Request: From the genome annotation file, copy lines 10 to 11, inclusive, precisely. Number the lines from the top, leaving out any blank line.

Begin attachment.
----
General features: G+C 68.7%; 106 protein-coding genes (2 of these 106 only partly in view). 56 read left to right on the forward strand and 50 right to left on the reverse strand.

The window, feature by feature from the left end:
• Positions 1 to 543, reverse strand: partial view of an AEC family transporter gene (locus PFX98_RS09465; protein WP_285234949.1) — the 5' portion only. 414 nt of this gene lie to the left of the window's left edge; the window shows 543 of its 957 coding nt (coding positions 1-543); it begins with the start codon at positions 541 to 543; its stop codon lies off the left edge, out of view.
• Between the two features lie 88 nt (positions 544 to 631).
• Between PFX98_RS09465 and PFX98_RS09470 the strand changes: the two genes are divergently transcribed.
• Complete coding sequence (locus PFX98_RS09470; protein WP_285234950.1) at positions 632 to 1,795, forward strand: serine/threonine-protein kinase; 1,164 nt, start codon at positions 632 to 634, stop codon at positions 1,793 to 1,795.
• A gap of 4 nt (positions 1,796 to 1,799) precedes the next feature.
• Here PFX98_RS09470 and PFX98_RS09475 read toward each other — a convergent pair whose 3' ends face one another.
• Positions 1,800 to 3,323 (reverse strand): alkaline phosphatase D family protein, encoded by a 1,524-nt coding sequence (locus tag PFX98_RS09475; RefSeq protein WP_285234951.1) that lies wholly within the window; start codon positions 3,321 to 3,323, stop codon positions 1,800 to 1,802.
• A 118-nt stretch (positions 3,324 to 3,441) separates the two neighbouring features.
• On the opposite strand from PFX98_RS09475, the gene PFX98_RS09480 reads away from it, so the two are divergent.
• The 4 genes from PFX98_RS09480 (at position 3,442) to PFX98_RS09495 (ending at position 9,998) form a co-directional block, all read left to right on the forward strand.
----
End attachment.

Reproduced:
• A 118-nt stretch (positions 3,324 to 3,441) separates the two neighbouring features.
• On the opposite strand from PFX98_RS09475, the gene PFX98_RS09480 reads away from it, so the two are divergent.